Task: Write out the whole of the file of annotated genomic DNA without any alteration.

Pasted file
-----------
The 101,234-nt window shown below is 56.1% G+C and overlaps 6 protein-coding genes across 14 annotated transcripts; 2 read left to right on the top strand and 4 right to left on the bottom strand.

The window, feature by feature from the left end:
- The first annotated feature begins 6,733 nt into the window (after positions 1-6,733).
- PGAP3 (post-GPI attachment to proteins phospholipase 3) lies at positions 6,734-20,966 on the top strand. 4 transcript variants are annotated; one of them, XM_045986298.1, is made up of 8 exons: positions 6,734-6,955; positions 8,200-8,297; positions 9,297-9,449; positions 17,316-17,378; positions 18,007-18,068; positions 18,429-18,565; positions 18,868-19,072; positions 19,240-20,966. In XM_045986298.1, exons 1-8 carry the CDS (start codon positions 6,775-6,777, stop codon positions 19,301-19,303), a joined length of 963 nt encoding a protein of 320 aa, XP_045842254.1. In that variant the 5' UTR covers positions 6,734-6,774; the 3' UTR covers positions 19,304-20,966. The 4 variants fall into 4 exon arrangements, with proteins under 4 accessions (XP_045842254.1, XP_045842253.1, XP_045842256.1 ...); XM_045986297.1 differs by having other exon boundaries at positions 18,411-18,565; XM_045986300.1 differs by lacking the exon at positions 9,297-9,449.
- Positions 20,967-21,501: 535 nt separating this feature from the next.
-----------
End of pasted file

The 101,234-nt window shown below is 56.1% G+C and overlaps 6 protein-coding genes across 14 annotated transcripts; 2 read left to right on the top strand and 4 right to left on the bottom strand.

The window, feature by feature from the left end:
- The first annotated feature begins 6,733 nt into the window (after positions 1-6,733).
- PGAP3 (post-GPI attachment to proteins phospholipase 3) lies at positions 6,734-20,966 on the top strand. 4 transcript variants are annotated; one of them, XM_045986298.1, is made up of 8 exons: positions 6,734-6,955; positions 8,200-8,297; positions 9,297-9,449; positions 17,316-17,378; positions 18,007-18,068; positions 18,429-18,565; positions 18,868-19,072; positions 19,240-20,966. In XM_045986298.1, exons 1-8 carry the CDS (start codon positions 6,775-6,777, stop codon positions 19,301-19,303), a joined length of 963 nt encoding a protein of 320 aa, XP_045842254.1. In that variant the 5' UTR covers positions 6,734-6,774; the 3' UTR covers positions 19,304-20,966. The 4 variants fall into 4 exon arrangements, with proteins under 4 accessions (XP_045842254.1, XP_045842253.1, XP_045842256.1 ...); XM_045986297.1 differs by having other exon boundaries at positions 18,411-18,565; XM_045986300.1 differs by lacking the exon at positions 9,297-9,449.
- Positions 20,967-21,501: 535 nt separating this feature from the next.